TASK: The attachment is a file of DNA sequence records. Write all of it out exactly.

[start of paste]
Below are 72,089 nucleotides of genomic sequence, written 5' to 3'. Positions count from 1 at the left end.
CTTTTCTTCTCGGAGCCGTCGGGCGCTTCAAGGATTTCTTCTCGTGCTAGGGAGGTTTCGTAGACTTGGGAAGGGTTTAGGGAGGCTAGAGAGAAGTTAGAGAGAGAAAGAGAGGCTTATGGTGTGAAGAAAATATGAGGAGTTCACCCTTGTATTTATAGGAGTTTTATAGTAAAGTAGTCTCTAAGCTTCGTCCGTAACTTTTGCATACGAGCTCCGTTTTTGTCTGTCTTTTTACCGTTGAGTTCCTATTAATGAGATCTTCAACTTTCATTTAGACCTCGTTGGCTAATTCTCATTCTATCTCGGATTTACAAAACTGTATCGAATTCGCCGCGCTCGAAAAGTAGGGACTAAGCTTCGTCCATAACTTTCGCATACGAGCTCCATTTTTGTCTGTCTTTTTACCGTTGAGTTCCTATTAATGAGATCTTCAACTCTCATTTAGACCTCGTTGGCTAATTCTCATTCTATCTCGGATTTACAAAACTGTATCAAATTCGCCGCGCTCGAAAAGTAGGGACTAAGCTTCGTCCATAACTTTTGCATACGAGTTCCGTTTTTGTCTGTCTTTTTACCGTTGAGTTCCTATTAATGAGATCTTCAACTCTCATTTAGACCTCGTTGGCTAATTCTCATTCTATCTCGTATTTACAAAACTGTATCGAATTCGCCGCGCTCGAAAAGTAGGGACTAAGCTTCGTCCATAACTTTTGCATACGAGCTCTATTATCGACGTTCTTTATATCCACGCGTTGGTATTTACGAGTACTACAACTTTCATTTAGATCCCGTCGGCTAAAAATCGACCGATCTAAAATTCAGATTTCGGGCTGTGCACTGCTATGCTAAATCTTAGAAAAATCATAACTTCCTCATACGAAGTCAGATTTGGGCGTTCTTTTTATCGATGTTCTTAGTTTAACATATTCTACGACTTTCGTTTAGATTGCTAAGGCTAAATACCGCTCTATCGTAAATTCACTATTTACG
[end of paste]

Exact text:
Below are 72,089 nucleotides of genomic sequence, written 5' to 3'. Positions count from 1 at the left end.
CTTTTCTTCTCGGAGCCGTCGGGCGCTTCAAGGATTTCTTCTCGTGCTAGGGAGGTTTCGTAGACTTGGGAAGGGTTTAGGGAGGCTAGAGAGAAGTTAGAGAGAGAAAGAGAGGCTTATGGTGTGAAGAAAATATGAGGAGTTCACCCTTGTATTTATAGGAGTTTTATAGTAAAGTAGTCTCTAAGCTTCGTCCGTAACTTTTGCATACGAGCTCCGTTTTTGTCTGTCTTTTTACCGTTGAGTTCCTATTAATGAGATCTTCAACTTTCATTTAGACCTCGTTGGCTAATTCTCATTCTATCTCGGATTTACAAAACTGTATCGAATTCGCCGCGCTCGAAAAGTAGGGACTAAGCTTCGTCCATAACTTTCGCATACGAGCTCCATTTTTGTCTGTCTTTTTACCGTTGAGTTCCTATTAATGAGATCTTCAACTCTCATTTAGACCTCGTTGGCTAATTCTCATTCTATCTCGGATTTACAAAACTGTATCAAATTCGCCGCGCTCGAAAAGTAGGGACTAAGCTTCGTCCATAACTTTTGCATACGAGTTCCGTTTTTGTCTGTCTTTTTACCGTTGAGTTCCTATTAATGAGATCTTCAACTCTCATTTAGACCTCGTTGGCTAATTCTCATTCTATCTCGTATTTACAAAACTGTATCGAATTCGCCGCGCTCGAAAAGTAGGGACTAAGCTTCGTCCATAACTTTTGCATACGAGCTCTATTATCGACGTTCTTTATATCCACGCGTTGGTATTTACGAGTACTACAACTTTCATTTAGATCCCGTCGGCTAAAAATCGACCGATCTAAAATTCAGATTTCGGGCTGTGCACTGCTATGCTAAATCTTAGAAAAATCATAACTTCCTCATACGAAGTCAGATTTGGGCGTTCTTTTTATCGATGTTCTTAGTTTAACATATTCTACGACTTTCGTTTAGATTGCTAAGGCTAAATACCGCTCTATCGTAAATTCACTATTTACG